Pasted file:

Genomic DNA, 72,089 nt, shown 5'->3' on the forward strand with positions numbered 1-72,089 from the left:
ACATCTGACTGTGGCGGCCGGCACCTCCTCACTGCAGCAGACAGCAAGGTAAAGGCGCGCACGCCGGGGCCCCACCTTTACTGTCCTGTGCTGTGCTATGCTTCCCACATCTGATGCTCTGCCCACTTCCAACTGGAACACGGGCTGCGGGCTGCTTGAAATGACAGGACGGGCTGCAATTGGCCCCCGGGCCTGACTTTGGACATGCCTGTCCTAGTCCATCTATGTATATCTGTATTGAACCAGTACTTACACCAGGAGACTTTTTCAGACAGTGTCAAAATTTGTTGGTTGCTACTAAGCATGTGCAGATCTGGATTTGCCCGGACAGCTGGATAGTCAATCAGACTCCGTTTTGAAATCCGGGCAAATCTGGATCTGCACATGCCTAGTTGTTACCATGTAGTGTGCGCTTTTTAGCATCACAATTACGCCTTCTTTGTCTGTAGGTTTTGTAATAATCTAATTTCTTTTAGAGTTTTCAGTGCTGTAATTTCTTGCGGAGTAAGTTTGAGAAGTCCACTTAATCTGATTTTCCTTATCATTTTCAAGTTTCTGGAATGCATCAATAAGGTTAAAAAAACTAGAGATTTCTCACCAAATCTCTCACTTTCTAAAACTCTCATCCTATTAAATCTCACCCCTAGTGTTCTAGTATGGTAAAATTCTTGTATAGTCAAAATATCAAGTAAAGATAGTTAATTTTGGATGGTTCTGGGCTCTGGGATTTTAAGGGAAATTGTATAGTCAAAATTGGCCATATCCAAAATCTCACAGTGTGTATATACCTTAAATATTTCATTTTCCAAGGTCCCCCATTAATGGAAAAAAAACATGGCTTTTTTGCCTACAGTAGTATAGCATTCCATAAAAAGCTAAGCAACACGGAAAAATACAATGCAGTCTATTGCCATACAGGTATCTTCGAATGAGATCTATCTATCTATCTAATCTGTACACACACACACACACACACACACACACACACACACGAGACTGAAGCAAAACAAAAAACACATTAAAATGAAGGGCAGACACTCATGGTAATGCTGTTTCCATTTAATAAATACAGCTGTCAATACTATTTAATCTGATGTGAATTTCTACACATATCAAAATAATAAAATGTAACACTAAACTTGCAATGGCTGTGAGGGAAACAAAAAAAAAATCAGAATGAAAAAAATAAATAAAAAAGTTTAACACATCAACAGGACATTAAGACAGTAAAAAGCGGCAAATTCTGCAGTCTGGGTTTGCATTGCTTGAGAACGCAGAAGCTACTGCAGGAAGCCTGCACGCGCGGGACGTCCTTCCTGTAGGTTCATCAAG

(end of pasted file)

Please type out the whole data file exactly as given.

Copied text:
Genomic DNA, 72,089 nt, shown 5'->3' on the forward strand with positions numbered 1-72,089 from the left:
ACATCTGACTGTGGCGGCCGGCACCTCCTCACTGCAGCAGACAGCAAGGTAAAGGCGCGCACGCCGGGGCCCCACCTTTACTGTCCTGTGCTGTGCTATGCTTCCCACATCTGATGCTCTGCCCACTTCCAACTGGAACACGGGCTGCGGGCTGCTTGAAATGACAGGACGGGCTGCAATTGGCCCCCGGGCCTGACTTTGGACATGCCTGTCCTAGTCCATCTATGTATATCTGTATTGAACCAGTACTTACACCAGGAGACTTTTTCAGACAGTGTCAAAATTTGTTGGTTGCTACTAAGCATGTGCAGATCTGGATTTGCCCGGACAGCTGGATAGTCAATCAGACTCCGTTTTGAAATCCGGGCAAATCTGGATCTGCACATGCCTAGTTGTTACCATGTAGTGTGCGCTTTTTAGCATCACAATTACGCCTTCTTTGTCTGTAGGTTTTGTAATAATCTAATTTCTTTTAGAGTTTTCAGTGCTGTAATTTCTTGCGGAGTAAGTTTGAGAAGTCCACTTAATCTGATTTTCCTTATCATTTTCAAGTTTCTGGAATGCATCAATAAGGTTAAAAAAACTAGAGATTTCTCACCAAATCTCTCACTTTCTAAAACTCTCATCCTATTAAATCTCACCCCTAGTGTTCTAGTATGGTAAAATTCTTGTATAGTCAAAATATCAAGTAAAGATAGTTAATTTTGGATGGTTCTGGGCTCTGGGATTTTAAGGGAAATTGTATAGTCAAAATTGGCCATATCCAAAATCTCACAGTGTGTATATACCTTAAATATTTCATTTTCCAAGGTCCCCCATTAATGGAAAAAAAACATGGCTTTTTTGCCTACAGTAGTATAGCATTCCATAAAAAGCTAAGCAACACGGAAAAATACAATGCAGTCTATTGCCATACAGGTATCTTCGAATGAGATCTATCTATCTATCTAATCTGTACACACACACACACACACACACACACACACACACACGAGACTGAAGCAAAACAAAAAACACATTAAAATGAAGGGCAGACACTCATGGTAATGCTGTTTCCATTTAATAAATACAGCTGTCAATACTATTTAATCTGATGTGAATTTCTACACATATCAAAATAATAAAATGTAACACTAAACTTGCAATGGCTGTGAGGGAAACAAAAAAAAAATCAGAATGAAAAAAATAAATAAAAAAGTTTAACACATCAACAGGACATTAAGACAGTAAAAAGCGGCAAATTCTGCAGTCTGGGTTTGCATTGCTTGAGAACGCAGAAGCTACTGCAGGAAGCCTGCACGCGCGGGACGTCCTTCCTGTAGGTTCATCAAG